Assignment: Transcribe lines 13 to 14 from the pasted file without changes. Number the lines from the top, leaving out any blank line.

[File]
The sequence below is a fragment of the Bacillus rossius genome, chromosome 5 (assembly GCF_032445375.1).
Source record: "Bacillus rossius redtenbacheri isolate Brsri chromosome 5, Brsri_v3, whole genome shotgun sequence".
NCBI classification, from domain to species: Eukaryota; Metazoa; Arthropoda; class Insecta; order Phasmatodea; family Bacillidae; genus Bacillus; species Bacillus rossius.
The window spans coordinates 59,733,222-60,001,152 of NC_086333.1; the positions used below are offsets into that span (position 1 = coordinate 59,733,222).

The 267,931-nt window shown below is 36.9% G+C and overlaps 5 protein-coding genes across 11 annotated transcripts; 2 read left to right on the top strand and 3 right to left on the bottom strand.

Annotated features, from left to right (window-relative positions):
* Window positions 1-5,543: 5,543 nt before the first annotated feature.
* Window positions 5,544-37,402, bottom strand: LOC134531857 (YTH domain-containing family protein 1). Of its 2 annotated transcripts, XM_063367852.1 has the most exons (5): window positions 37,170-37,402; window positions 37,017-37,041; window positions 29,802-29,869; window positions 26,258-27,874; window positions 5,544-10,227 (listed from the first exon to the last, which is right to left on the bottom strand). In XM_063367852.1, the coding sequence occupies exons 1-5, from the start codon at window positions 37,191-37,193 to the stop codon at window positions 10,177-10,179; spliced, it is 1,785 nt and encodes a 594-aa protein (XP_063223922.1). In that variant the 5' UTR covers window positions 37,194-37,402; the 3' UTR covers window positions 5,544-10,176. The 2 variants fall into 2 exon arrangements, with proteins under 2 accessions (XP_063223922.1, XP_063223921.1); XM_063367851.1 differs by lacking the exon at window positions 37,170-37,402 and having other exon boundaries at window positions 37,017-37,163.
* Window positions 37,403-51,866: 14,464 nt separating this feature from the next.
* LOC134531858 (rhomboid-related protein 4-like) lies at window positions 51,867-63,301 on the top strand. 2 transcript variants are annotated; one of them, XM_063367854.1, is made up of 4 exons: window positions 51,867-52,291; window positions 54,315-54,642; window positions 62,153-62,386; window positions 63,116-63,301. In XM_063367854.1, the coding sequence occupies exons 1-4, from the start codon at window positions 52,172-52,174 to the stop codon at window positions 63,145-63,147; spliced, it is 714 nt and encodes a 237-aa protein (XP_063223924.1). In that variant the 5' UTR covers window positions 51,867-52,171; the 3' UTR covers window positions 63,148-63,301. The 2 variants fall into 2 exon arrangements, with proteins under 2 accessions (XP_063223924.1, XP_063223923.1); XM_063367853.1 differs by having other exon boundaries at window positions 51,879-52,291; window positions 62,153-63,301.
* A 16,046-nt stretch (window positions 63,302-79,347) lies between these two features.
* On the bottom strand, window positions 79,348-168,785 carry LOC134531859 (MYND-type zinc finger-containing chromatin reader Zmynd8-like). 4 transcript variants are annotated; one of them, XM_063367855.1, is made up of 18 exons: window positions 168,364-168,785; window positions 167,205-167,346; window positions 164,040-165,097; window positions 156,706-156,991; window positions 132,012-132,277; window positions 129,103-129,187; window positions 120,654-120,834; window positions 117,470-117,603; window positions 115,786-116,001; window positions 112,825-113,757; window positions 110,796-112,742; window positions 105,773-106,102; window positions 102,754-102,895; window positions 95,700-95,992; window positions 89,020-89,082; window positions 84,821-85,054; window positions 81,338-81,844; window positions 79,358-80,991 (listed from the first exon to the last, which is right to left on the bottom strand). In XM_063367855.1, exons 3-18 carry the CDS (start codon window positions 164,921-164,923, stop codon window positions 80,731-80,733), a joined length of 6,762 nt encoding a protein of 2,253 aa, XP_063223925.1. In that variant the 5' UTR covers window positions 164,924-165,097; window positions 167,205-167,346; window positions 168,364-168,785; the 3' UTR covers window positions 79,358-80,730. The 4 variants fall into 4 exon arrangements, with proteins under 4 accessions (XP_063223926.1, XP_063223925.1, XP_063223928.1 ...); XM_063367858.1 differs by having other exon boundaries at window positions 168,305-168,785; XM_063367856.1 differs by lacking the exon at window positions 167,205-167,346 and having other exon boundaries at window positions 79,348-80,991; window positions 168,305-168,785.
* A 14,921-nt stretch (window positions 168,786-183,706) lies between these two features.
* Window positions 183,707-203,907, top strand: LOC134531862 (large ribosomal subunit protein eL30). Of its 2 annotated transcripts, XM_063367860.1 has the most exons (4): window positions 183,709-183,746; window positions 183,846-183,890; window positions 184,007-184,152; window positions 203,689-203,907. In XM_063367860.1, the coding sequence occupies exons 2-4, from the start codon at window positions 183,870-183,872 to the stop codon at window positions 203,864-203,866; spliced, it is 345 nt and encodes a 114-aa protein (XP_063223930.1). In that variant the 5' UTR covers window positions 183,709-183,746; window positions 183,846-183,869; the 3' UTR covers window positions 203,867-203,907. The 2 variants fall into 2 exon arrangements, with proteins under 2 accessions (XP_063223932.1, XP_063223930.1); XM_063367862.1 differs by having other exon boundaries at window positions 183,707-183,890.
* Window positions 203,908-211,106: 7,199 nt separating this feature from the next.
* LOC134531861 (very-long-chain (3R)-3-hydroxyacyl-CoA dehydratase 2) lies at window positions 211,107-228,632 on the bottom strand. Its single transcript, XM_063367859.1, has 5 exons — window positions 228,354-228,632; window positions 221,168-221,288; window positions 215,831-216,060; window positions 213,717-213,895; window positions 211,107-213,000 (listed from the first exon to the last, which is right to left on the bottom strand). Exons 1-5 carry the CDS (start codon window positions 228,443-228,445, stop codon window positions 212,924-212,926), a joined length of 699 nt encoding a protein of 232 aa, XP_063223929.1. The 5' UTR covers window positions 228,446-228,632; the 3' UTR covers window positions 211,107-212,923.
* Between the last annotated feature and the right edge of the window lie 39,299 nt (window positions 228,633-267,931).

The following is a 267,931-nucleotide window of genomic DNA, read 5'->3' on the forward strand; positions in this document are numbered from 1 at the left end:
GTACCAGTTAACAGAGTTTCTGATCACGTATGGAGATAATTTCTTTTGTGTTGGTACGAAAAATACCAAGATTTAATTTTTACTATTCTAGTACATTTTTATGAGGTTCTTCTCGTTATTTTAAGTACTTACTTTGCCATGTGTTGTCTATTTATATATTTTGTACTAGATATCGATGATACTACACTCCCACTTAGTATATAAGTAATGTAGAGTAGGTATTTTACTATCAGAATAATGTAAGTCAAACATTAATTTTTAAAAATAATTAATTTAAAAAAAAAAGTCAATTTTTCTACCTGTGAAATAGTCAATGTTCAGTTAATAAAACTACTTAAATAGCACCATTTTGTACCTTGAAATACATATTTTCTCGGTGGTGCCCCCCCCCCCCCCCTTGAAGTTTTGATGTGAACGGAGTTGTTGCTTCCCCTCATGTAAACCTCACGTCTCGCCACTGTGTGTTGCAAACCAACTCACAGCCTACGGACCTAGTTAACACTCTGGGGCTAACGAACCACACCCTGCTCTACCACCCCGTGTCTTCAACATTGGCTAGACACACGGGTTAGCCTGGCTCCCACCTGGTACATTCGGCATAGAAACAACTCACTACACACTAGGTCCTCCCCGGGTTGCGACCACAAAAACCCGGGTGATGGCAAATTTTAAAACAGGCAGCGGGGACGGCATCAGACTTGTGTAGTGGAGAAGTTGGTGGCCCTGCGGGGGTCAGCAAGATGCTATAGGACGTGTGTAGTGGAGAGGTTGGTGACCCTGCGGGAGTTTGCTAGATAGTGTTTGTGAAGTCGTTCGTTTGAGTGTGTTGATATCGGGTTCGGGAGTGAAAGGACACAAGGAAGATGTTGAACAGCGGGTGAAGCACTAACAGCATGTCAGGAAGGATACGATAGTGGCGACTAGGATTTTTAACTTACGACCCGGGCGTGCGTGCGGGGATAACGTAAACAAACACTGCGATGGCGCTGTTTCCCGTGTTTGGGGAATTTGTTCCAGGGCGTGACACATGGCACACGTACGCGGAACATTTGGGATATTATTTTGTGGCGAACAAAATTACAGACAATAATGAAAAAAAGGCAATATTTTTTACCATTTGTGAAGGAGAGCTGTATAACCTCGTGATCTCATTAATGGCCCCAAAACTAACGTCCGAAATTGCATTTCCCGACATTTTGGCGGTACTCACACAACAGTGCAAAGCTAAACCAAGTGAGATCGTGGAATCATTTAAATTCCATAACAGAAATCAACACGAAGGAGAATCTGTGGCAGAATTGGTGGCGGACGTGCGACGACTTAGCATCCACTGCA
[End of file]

* A 14,921-nt stretch (window positions 168,786-183,706) lies between these two features.
* Window positions 183,707-203,907, top strand: LOC134531862 (large ribosomal subunit protein eL30). Of its 2 annotated transcripts, XM_063367860.1 has the most exons (4): window positions 183,709-183,746; window positions 183,846-183,890; window positions 184,007-184,152; window positions 203,689-203,907. In XM_063367860.1, the coding sequence occupies exons 2-4, from the start codon at window positions 183,870-183,872 to the stop codon at window positions 203,864-203,866; spliced, it is 345 nt and encodes a 114-aa protein (XP_063223930.1). In that variant the 5' UTR covers window positions 183,709-183,746; window positions 183,846-183,869; the 3' UTR covers window positions 203,867-203,907. The 2 variants fall into 2 exon arrangements, with proteins under 2 accessions (XP_063223932.1, XP_063223930.1); XM_063367862.1 differs by having other exon boundaries at window positions 183,707-183,890.